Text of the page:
President Trump’s tough approach to China has drawn criticism from his opponents. They complain that he has ignored diplomatic conventions and upended a tense but workable economic relationship.
Trump’s approach also makes some of his supporters nervous because they fear that a trade war with China might well throw our economy into a tailspin and perhaps cost Trump the 2020 election. I confess to being nervous on these grounds.
There should be no doubt, however, that Trump understands China. Chen Guangcheng, a leading human rights advocate who has been struggling against the Chinese regime for many years, makes that case in the Washington Post. The title (paper edition) is to the point: “Trump gets China. His critics don’t.”
Here are key excerpts:
Presidents before Trump naively believed that China would abide by international standards of behavior if it were granted access to institutions like the World Trade Organization and generally treated as a “normal” country. But that path proved mistaken, and Beijing ignored Western pressure on matters from human rights to the widespread theft of intellectual property. Trump, whatever his flaws, grasps this reality.
Unlike many of his predecessors in the White House, Trump appears to understand innately the hooliganism and brutality at the heart of the CCP. He comprehends that — whether in the realm of trade, diplomacy or international order — dictatorships do not commonly play by the rules of democratic nations. While past administrations have curried favor with the CCP (“appeasement” is not too strong a word), Trump has made excising the party’s growing corrosion of U.S. society — from business and the media to education and politics — a focus.
Which past administrations failed to understand China?
Think of Richard Nixon marveling at staged supermarkets and shoppers in Beijing, and paving the way for the severing of ties with the Republic of China (Taiwan) in favor of the communist regime. Or Bill Clinton, after talking tough, declining to make “most favored nation” status for China conditional on human rights reviews, effectively eliminating any leverage the United States had over China with respect to fair trade, not to mention rights. As China’s entrance into the World Trade Organization moved toward reality, in 2000, Clinton described it as “the most significant opportunity that we have had to create positive change in China since the 1970s.” He said there would be no downsides to freer trade: It was “the equivalent of a one-way street.”
Following the attacks of 9/11, George W. Bush turned a blind eye when Beijing used the U.S. war on terror as cover for persecuting ethnic minorities; Barack Obama repeatedly shied away from mentioning human rights to CCP officials, notably during a visit in 2009.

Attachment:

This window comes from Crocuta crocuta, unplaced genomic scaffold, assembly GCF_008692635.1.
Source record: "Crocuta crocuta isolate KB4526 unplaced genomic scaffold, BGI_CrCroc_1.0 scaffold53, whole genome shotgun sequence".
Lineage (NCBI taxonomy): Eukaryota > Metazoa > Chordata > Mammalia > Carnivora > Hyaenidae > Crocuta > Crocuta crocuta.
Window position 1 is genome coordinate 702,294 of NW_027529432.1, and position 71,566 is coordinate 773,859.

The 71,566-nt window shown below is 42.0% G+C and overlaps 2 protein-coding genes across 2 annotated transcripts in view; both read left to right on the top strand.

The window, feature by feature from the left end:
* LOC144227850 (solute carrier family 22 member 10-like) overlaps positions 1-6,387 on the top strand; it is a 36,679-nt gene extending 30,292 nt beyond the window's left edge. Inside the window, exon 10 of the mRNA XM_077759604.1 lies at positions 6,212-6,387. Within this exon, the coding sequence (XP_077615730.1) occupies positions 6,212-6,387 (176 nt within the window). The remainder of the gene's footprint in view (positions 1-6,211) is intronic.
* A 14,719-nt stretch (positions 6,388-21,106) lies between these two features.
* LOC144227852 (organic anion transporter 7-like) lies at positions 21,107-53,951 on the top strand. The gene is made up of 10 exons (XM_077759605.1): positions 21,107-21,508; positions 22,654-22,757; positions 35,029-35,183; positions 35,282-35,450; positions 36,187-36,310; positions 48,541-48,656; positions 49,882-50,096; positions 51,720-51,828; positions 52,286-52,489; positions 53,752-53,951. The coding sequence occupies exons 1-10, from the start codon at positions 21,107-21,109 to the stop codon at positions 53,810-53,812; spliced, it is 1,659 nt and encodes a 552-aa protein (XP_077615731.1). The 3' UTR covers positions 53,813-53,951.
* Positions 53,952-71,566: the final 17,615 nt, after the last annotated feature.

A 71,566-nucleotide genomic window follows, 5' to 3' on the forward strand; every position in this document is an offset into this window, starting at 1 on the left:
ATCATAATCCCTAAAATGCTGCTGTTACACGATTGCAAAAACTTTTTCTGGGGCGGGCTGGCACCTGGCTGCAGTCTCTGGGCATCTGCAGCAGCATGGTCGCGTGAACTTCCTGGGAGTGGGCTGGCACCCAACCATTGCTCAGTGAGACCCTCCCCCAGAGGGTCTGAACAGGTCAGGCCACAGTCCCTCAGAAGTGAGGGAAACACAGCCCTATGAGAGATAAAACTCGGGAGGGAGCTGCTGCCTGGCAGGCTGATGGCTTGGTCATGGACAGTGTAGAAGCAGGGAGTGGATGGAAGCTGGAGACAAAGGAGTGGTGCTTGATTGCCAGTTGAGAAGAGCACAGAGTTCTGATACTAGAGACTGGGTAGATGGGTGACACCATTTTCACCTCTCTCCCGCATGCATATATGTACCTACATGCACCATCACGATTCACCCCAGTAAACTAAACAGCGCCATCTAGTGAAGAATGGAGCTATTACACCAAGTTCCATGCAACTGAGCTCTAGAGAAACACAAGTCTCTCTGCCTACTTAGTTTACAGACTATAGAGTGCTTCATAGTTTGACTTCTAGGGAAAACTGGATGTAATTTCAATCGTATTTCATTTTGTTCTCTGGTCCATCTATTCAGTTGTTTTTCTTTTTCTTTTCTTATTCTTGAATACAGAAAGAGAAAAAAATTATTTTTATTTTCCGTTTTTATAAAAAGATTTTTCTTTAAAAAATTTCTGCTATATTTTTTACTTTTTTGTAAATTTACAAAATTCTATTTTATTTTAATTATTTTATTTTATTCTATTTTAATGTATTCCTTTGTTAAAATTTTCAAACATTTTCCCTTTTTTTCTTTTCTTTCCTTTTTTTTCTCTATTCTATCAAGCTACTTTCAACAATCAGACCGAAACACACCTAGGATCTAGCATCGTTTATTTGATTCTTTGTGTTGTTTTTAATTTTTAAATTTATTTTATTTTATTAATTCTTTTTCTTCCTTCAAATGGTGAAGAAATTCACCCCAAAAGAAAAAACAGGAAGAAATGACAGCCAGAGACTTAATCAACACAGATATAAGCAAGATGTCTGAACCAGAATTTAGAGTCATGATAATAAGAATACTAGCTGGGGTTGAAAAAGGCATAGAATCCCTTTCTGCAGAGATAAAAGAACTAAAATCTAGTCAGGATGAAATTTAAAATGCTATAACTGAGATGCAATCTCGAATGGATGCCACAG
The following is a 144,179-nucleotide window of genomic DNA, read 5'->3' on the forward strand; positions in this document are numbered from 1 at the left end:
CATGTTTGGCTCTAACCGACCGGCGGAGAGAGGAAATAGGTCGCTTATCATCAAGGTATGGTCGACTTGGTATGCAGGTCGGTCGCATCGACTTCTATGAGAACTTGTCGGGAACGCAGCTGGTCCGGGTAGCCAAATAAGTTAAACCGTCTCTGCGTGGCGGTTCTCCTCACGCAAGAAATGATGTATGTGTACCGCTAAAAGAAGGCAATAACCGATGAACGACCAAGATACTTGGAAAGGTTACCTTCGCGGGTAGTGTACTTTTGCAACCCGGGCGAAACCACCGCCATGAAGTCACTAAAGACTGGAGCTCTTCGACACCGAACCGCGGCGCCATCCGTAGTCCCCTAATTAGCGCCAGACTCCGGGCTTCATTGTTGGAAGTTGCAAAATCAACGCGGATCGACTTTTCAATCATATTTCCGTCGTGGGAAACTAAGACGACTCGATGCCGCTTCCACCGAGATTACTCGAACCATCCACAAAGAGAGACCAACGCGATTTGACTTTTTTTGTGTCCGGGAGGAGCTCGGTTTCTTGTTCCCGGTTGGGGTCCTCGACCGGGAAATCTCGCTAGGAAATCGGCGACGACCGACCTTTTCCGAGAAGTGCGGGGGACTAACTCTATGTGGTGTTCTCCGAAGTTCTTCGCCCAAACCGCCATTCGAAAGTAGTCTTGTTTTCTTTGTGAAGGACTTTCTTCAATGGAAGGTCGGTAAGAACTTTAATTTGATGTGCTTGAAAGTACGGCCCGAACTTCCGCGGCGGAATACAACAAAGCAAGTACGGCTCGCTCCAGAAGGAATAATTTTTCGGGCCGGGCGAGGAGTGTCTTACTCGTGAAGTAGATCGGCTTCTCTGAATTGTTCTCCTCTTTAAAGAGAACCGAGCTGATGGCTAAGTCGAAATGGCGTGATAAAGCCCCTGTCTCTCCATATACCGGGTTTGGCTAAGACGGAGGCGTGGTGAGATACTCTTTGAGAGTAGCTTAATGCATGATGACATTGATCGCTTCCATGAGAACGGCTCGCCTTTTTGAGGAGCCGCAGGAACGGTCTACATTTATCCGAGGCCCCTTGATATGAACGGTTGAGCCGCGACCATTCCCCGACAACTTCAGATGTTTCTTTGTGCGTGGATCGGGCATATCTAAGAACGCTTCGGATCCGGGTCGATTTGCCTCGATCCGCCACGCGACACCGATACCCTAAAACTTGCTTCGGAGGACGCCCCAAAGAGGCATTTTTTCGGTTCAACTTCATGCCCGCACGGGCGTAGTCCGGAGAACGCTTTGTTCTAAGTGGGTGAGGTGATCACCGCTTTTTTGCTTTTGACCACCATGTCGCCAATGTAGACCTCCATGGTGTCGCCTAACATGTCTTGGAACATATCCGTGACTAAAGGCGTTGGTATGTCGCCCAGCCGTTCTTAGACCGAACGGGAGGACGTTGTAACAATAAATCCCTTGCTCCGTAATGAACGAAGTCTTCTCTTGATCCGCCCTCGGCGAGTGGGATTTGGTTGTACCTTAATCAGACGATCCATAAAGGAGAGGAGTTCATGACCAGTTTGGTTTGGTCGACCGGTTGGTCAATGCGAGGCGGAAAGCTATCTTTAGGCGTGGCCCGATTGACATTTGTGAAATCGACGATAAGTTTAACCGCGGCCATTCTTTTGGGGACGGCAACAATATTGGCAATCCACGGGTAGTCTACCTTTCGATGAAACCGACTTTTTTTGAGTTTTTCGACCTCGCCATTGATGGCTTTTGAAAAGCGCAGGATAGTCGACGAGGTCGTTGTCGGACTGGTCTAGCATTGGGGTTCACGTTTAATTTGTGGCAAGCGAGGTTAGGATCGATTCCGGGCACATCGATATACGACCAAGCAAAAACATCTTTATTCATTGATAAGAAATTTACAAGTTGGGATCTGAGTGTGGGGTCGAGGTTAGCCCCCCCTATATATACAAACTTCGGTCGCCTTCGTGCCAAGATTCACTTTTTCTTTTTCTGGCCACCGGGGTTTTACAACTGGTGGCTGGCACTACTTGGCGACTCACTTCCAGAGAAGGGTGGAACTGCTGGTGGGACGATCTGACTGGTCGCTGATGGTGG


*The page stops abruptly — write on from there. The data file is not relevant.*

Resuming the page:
Trump, by contrast, “is the first president in recent memory to seriously say to this communist dictatorship: If you want to keep doing business with us, you have to change.” And Trump has backed up this statement with his actions:
During his administration, the Justice Department has ordered that CCP-run media companies operating in the United States register as foreign agents. His is the first administration to subject Confucius Institutes at U.S. colleges and universities — which serve as the eyes and ears of the CCP — to intense scrutiny, leading to the closure of several.
Trump is the first American president to take a call from a Taiwanese president since the United States cut off formal diplomatic ties with the island in 1979. He has placed sanctions on Chinese nationals, including a CCP official responsible for the death of a human rights activist and three people involved in trafficking fentanyl. He has met with persecuted people of a broad range of religious beliefs in the Oval Office, including Uighurs, Tibetans and Christians from independent Chinese “house churches.” He’s said that a deal on tariff depends on China working “humanely” with Hong Kong.
It would be naive to think that human rights, the central concern of Chen Guangcheng, play much of a role in Trump’s approach to China. I suspect it doesn’t play any.
Chen Guangcheng doesn’t contend otherwise. He notes, however, that dissidents, both within China and in the diaspora, “note and appreciate what [Trump] is doing.”
We should too, given the nature of the regime and the power it possesses:
China is a deep-pocketed, rapacious regime that poses a significant threat not just to American interests but to the entire civilized world. Yet after decades of empty talk about nudging China toward reform, we’re at a point where it is American companies, news outlets and universities that feel pressured to play by Beijing’s rules or risk losing access to its markets and resources.
Trump, with an admittedly unorthodox style, is trying to break down the systems, and the concessions, that have allowed the CCP to operate unchecked for too long. He deserves credit, not criticism, for saying: Enough.